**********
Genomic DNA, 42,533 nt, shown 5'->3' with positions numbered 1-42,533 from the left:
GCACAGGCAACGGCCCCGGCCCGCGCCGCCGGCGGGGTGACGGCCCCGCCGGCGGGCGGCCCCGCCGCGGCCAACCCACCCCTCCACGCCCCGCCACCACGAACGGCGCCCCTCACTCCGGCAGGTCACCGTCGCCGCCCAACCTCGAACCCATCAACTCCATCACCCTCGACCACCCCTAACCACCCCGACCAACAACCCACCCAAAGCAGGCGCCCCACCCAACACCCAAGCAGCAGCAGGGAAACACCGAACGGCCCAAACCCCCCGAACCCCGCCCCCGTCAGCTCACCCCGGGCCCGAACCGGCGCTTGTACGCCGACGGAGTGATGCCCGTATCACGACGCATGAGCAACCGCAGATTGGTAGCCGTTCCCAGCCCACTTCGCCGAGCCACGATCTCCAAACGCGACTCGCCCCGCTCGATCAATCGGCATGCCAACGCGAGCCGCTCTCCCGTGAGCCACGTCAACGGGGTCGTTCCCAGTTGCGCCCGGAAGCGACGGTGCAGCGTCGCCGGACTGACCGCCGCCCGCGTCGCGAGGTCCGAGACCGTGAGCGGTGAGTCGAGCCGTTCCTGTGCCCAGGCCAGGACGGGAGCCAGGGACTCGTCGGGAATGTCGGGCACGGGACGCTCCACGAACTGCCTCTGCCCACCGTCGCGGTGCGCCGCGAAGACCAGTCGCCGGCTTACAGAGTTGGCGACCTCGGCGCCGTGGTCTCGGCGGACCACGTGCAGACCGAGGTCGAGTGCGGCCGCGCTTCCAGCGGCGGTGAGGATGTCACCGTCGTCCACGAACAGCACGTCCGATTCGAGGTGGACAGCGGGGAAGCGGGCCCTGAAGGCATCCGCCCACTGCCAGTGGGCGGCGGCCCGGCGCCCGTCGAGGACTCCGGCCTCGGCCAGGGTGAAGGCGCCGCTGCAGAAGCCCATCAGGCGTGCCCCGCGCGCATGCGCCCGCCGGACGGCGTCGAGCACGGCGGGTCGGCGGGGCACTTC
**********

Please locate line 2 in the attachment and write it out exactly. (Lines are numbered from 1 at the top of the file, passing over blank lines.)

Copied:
GCACAGGCAACGGCCCCGGCCCGCGCCGCCGGCGGGGTGACGGCCCCGCCGGCGGGCGGCCCCGCCGCGGCCAACCCACCCCTCCACGCCCCGCCACCACGAACGGCGCCCCTCACTCCGGCAGGTCACCGTCGCCGCCCAACCTCGAACCCATCAACTCCATCACCCTCGACCACCCCTAACCACCCCGACCAACAACCCACCCAAAGCAGGCGCCCCACCCAACACCCAAGCAGCAGCAGGGAAACACCGAACGGCCCAAACCCCCCGAACCCCGCCCCCGTCAGCTCACCCCGGGCCCGAACCGGCGCTTGTACGCCGACGGAGTGATGCCCGTATCACGACGCATGAGCAACCGCAGATTGGTAGCCGTTCCCAGCCCACTTCGCCGAGCCACGATCTCCAAACGCGACTCGCCCCGCTCGATCAATCGGCATGCCAACGCGAGCCGCTCTCCCGTGAGCCACGTCAACGGGGTCGTTCCCAGTTGCGCCCGGAAGCGACGGTGCAGCGTCGCCGGACTGACCGCCGCCCGCGTCGCGAGGTCCGAGACCGTGAGCGGTGAGTCGAGCCGTTCCTGTGCCCAGGCCAGGACGGGAGCCAGGGACTCGTCGGGAATGTCGGGCACGGGACGCTCCACGAACTGCCTCTGCCCACCGTCGCGGTGCGCCGCGAAGACCAGTCGCCGGCTTACAGAGTTGGCGACCTCGGCGCCGTGGTCTCGGCGGACCACGTGCAGACCGAGGTCGAGTGCGGCCGCGCTTCCAGCGGCGGTGAGGATGTCACCGTCGTCCACGAACAGCACGTCCGATTCGAGGTGGACAGCGGGGAAGCGGGCCCTGAAGGCATCCGCCCACTGCCAGTGGGCGGCGGCCCGGCGCCCGTCGAGGACTCCGGCCTCGGCCAGGGTGAAGGCGCCGCTGCAGAAGCCCATCAGGCGTGCCCCGCGCGCATGCGCCCGCCGGACGGCGTCGAGCACGGCGGGTCGGCGGGGCACTTC